There is no denying that the crimes of accused Boston Marathon bomber Dzhokhar Tsarnaev are, as described by the federal Department of Justice Thursday, “heinous, cruel and depraved...” Those words could be used to describe government using its considerable power to kill someone, which is the foremost reason among several why the Justice Department erred in its decision to seek the death penalty for Mr. Tsarnaev.
Three people were killed and 260 were injured, many of them losing limbs, in the twin bombings of last Patriots Day. The Justice Department said that the attack was especially cruel because the large crowds gathered to watch the end of the “iconic event” in Boston were particularly susceptible to a terrorist attack. The department also noted the “betrayal of the United States” by the alleged attackers — Mr. Tsarnaev's brother Tamerlan, who died while being chased by police in the aftermath of the bombing, is believed by have been a coconspirator — and Mr. Tsarnaev's lack of remorse in making its case for pursuit of the death penalty.
It is difficult to dispute any of this. There is also no disputing that Massachusetts does not have a death penalty and polls have consistently shown that a majority of state residents don't want one. Polls conducted in Boston have revealed solid opposition to the death penalty in Mr. Tsarnaev's case. The federal government is overriding the state, and it is doing so at a time when the death penalty is falling increasingly out of favor.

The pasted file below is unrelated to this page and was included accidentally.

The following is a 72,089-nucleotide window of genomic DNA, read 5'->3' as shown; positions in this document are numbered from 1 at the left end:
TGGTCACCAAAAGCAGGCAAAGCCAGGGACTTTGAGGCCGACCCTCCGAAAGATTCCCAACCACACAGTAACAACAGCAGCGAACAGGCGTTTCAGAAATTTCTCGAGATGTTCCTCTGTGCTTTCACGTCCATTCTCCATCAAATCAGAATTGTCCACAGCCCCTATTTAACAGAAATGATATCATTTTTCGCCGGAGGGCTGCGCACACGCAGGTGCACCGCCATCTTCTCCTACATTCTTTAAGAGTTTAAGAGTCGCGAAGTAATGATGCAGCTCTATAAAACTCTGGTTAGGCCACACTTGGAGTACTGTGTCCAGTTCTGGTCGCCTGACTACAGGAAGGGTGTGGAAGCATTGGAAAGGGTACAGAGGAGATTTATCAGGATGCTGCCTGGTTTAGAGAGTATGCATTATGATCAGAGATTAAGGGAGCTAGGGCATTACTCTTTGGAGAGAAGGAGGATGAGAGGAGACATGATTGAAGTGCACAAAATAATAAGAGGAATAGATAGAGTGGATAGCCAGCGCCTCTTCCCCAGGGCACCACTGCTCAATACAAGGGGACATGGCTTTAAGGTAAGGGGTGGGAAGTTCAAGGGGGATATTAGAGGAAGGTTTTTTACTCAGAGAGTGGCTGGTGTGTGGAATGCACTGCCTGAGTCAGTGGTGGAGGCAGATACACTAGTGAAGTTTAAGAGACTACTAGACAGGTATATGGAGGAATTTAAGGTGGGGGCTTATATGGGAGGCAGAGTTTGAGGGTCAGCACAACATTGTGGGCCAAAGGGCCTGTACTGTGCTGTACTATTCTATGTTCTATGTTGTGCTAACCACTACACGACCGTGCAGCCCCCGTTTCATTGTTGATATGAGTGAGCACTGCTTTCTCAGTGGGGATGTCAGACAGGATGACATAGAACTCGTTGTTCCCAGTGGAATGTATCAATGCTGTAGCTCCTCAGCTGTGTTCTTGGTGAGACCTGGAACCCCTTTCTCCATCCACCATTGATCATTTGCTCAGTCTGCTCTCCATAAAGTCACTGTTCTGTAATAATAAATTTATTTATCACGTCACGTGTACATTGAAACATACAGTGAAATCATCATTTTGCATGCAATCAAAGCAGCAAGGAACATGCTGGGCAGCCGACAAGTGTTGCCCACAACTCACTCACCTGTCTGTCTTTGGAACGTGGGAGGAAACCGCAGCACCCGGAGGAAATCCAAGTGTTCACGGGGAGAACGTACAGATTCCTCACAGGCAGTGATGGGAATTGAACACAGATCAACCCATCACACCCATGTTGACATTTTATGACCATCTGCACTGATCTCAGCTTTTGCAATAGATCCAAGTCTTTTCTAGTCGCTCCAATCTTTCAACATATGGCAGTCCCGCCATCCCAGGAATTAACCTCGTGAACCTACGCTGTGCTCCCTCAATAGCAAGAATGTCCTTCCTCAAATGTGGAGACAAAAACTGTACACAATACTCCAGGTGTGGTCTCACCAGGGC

The slow deaths of a couple of recent convicts injected with drugs to cause their expiration have raised doubts that this common method is not “cruel and unusual.” Foreign manufacturers of these chemicals are increasingly reluctant to sell them to states because they don't want them used in this manner, which is forcing some states to consider returning to barbaric methods of execution like hangings and firing squads. Death penalty cases are far more costly to taxpayers than cases seeking life imprisonment, and if the Tsarnaev case follows the familiar route of appeal after appeal, the day in which Boston and the state can put that horrible day behind them will be delayed indefinitely.
If Mr. Tsarnaev, who is 20, is found guilty, he should spend the rest of what could be a long life in prison with no possibility of parole. That would be justice, and the Justice Department has detoured justice and clouded its path with its decision to pursue the death penalty.